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When Trouble (or Truck) Strikes, Here's How To Respond

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Jan. 29, 2021—Shop owner Glen Schlickenmeyer was just about to head out on a bike ride when he got a call from the local police. He'd better get down to his shop, they said.

As it turned out, a pickup truck had smashed into the corner of his business, Smithfield Fast Lube in Smithfield, Va. Schlickenmeyer tells NOLN that the driver was at the car wash next door and needed to back up out of the tunnel. Instead, the driver slammed on the gas and crashed in reverse into the shop.

“The manager of the 7-11 that has the car wash said that he was squealing tires, coming up over the embankments into my shop,” Schlickenmeyer says.

The shop was closed that day, and no one was on site. He says the driver was released to his family after a checkup at the scene. But Schlickenmeyer had a problem. The next day was Martin Luther King, Jr., Day, which is among the busiest of the year.

 

Jumping to Action

Schlickenmeyer says that he has a lot of "thank-yous" to pass around, and the first went to the local fire department. Training that prepares firefighters for work in unstable burning buildings meant they were well-prepared to deal with an unstable structure that wasn't on fire.

“When they saw that, they didn't want to pull the truck out of the wall until they secured the roof, because they were thinking the truck was holding up the whole corner of the building," Schlickenmeyer says. "Once they secured the roof and kept it from caving in, then they pulled the truck out.”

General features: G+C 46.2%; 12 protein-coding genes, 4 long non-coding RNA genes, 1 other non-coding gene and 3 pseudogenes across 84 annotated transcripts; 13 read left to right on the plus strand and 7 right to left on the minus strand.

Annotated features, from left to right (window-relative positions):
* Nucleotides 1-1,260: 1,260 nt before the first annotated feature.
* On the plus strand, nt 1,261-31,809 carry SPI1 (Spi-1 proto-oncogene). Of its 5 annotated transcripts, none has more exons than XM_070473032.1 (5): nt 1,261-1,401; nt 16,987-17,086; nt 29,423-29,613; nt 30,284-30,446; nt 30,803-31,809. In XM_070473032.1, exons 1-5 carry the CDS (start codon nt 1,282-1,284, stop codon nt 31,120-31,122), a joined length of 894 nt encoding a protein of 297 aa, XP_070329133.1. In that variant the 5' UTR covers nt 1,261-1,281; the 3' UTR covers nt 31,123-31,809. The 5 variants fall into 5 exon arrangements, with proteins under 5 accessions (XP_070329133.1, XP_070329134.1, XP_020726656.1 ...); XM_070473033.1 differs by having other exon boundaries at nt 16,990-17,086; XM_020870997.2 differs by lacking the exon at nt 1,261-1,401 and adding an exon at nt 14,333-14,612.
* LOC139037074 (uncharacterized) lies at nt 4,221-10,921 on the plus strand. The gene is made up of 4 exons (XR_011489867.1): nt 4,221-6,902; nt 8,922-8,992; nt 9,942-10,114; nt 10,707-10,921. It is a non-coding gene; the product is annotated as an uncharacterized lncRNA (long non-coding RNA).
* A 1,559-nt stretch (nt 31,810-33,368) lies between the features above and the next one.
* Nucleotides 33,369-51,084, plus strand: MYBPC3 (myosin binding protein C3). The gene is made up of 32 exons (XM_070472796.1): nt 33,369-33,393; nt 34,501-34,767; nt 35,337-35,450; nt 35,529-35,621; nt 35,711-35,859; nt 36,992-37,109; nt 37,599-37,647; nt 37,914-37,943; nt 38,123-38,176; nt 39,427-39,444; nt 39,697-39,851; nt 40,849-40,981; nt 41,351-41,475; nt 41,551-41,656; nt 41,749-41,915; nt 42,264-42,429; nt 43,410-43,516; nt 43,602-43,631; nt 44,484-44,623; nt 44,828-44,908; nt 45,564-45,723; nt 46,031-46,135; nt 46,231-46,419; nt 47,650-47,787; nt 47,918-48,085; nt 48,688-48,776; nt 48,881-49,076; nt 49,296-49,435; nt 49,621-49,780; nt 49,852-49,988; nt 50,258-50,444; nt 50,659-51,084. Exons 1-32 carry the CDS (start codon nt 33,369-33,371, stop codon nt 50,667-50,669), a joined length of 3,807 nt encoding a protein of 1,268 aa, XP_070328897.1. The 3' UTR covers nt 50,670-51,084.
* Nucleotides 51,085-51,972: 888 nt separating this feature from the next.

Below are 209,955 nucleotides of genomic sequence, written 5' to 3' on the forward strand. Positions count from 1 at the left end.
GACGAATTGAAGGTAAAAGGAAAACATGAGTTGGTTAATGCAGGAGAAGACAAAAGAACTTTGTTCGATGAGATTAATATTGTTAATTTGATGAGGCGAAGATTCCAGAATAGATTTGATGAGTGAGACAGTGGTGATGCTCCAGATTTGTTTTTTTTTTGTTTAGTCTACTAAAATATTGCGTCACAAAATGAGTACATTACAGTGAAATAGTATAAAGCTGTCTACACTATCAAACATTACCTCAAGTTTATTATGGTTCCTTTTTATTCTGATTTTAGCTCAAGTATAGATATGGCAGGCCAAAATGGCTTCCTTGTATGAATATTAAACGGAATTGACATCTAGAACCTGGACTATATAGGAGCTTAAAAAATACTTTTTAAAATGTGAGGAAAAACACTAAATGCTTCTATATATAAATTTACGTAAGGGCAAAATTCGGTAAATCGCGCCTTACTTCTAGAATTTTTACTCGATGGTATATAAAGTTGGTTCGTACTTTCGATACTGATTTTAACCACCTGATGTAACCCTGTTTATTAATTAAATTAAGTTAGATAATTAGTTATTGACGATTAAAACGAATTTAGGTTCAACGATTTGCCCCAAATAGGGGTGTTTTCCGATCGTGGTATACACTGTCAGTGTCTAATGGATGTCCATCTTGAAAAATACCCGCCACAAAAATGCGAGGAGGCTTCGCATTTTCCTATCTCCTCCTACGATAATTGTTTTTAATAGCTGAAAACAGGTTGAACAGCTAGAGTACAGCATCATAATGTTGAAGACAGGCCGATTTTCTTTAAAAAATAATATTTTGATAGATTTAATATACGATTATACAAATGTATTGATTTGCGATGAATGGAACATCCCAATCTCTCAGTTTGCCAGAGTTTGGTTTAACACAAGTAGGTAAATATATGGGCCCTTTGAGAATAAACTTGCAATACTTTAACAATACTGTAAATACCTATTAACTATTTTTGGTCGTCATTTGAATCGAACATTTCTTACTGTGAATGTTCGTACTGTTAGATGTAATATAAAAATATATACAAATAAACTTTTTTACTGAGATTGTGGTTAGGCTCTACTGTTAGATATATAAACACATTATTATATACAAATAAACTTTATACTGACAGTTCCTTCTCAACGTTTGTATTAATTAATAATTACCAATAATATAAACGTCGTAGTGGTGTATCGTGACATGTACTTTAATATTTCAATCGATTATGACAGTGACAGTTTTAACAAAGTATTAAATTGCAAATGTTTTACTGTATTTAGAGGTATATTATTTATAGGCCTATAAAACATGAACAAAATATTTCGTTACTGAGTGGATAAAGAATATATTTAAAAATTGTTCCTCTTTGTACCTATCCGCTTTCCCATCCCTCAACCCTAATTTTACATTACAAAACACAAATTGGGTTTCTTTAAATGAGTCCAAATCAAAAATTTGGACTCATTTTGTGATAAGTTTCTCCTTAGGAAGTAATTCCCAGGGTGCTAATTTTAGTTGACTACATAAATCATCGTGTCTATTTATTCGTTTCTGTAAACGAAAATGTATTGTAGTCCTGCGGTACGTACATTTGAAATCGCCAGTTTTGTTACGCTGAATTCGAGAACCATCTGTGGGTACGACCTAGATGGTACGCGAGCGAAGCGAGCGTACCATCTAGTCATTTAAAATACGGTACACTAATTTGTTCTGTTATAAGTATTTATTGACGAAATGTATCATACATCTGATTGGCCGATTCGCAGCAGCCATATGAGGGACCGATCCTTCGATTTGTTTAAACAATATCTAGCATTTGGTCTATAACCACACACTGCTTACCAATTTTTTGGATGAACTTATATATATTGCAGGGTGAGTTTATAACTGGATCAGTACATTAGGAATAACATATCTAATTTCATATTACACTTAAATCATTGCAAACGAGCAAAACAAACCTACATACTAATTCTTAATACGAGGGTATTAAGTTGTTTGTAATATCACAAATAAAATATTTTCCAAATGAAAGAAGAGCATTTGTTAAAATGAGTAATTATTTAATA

The fire crew came equipped with support beams to prop up things in case the corner of the building failed. It was stable but needed work.

What happened next was a stroke of luck. There was a man gassing up his vehicle at the nearby 7-11. Schlickenmeyer says that the man was a customer who also happened to be a commercial contractor.

“He had a crew out here on Sunday afternoon to seal up the building, and on Monday morning he had three crews out here, got to work, reinforced the structure,” Schlickenmeyer says.

A building inspector gave the work the OK, and Smithfield Fast Lube was taking customers on Wednesday.

 

Team Effort

Schlickenmeyer says that he's glad nobody was hurt, which is the first reminder that the situation could have been worse. He does have work to do yet on his building, and it could be months before it's fully repaired.

Schlickenmeyer lost two days of business, including the busy holiday. When he opened back up, he was down to one and a half bays. His shop has two double-length bays, so customers had to back out from one side after service.

The crash also knocked down an inventory shelf inside the shop, and it fell onto his 1966 Ford Galaxie police cruiser, which had just been detailed in preparation for future car shows.

"All in all, it can be fixed," he says.

Schlickenmeyer is more focused on the swift response he saw from first responders, community members and his staff. The event shows that quick thinking and key community partners can make a big difference in a tough time.

“My employees have been great. The community has been great. So I cant complain, all things considered," he says.

 

Image: Smithfield Fast Lube / Facebook

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